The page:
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Eclipses. Edward M. Murphy Space Science for Teachers 2005. Eclipses. Although the Sun is about 400 times larger than the Moon, it is also about 400 times further away. Both appear to be about ½ degree across.

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Edward M. Murphy

Space Science for Teachers



  • Although the Sun is about 400 times larger than the Moon, it is also about 400 times further away.
    • Both appear to be about ½ degree across.
    • As a result of this coincidence, the Moon can completely cover the Sun, producing a total solar eclipse.


  • The shadow of any body consists of two parts:
    • The umbra is where the Sun is completely blocked from view.
    • The penumbra is where the Sun is only partially blocked.


solar eclipse
Solar Eclipse
  • Under the most favorable conditions, the diameter of the shadow cone is 269 km at the Earth’s surface.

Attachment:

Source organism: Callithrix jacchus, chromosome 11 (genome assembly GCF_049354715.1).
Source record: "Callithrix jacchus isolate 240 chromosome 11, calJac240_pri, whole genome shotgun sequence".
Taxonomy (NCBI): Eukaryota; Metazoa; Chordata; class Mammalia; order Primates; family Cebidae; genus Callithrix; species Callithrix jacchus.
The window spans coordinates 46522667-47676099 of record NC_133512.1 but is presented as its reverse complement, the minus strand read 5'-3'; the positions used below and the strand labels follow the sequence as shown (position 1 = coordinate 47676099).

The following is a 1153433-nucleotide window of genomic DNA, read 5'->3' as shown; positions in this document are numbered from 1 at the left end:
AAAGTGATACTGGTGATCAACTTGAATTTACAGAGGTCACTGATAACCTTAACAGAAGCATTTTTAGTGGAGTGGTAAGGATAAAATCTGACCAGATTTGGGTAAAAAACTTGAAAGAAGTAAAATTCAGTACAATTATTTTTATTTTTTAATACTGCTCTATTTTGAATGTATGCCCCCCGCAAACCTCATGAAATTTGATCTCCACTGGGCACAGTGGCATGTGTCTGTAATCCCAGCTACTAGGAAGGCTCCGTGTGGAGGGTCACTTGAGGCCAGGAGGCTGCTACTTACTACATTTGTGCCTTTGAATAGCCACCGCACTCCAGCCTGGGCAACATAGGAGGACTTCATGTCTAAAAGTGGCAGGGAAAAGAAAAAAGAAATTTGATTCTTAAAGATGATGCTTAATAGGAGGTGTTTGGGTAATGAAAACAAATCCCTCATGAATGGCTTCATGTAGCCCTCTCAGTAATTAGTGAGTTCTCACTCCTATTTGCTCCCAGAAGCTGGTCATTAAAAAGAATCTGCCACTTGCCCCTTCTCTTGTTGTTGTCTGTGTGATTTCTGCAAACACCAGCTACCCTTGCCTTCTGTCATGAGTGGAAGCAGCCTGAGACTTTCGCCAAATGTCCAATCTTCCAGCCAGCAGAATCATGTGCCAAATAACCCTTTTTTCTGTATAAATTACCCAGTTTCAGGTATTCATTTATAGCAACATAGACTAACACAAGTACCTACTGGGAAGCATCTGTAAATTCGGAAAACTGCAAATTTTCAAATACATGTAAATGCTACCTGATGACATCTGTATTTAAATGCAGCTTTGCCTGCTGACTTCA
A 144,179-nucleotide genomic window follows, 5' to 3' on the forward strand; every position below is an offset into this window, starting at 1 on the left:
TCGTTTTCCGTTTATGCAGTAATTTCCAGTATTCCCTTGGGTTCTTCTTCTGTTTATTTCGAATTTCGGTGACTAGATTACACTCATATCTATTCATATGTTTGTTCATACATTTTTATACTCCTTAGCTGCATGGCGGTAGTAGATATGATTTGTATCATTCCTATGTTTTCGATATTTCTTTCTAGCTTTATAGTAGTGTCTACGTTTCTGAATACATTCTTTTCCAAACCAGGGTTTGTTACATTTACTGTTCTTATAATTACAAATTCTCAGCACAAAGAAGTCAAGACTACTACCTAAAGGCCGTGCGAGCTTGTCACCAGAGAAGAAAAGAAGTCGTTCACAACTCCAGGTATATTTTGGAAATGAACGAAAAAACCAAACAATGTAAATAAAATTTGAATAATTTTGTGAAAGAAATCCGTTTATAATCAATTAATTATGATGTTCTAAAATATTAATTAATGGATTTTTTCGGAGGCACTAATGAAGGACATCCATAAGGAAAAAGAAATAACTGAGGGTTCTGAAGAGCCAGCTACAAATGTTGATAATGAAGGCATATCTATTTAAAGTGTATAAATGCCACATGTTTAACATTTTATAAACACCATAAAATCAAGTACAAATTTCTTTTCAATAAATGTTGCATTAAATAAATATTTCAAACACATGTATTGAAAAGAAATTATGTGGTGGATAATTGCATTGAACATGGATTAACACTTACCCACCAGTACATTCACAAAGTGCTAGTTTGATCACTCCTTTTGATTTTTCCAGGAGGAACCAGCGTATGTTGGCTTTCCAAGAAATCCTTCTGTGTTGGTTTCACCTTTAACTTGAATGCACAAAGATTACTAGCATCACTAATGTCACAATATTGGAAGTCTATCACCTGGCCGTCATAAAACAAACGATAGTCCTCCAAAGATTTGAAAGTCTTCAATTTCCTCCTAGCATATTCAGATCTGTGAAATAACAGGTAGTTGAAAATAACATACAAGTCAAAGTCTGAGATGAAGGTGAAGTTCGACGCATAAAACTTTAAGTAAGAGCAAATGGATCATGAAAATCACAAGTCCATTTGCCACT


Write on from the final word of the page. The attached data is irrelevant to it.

• At the equator, the shadow moves at 1730 km/hr.
    • Totality can last as long as 7½ minutes.
  • A total solar eclipse occurs about once every 18 months somewhere in the world.
  • At any given location, a total solar eclipse occurs once every 360 years.
    • The next total solar eclipse in the U.S. is on Aug. 21 2017.


total solar eclipse2
Total Solar Eclipse
  • As the Moon orbits the Earth, its apparent size varies.
    • Only when the Moon is closest to the Earth can it completely block the Sun.
    • If the Moon does not completely cover the Sun we get an annular eclipse.


frequency of solar eclipses
Frequency of Solar Eclipses
  • We do not get solar eclipses at every new moon because the orbit of the Moon is tilted by about 5 degrees with respect to the ecliptic.
    • At most new moons the Moon is either above or below the Sun.
    • The tilted orbit of the Moon crosses the ecliptic at two points. When the Sun approaches these points, eclipses are possible. This will happen twice a year.


lunar eclipses
Lunar Eclipses
  • A lunar eclipse occurs when the Moon passes into the shadow of the Earth.
  • The lunar eclipse is visible to everyone on the night side of the Earth.
  • Aristotle (384-322 B.C.) used the apparent shape of the Earth’s shadow to show that the Earth is a sphere.


nasa eclipse page
NASA Eclipse Page
  • The best web page on eclipses is: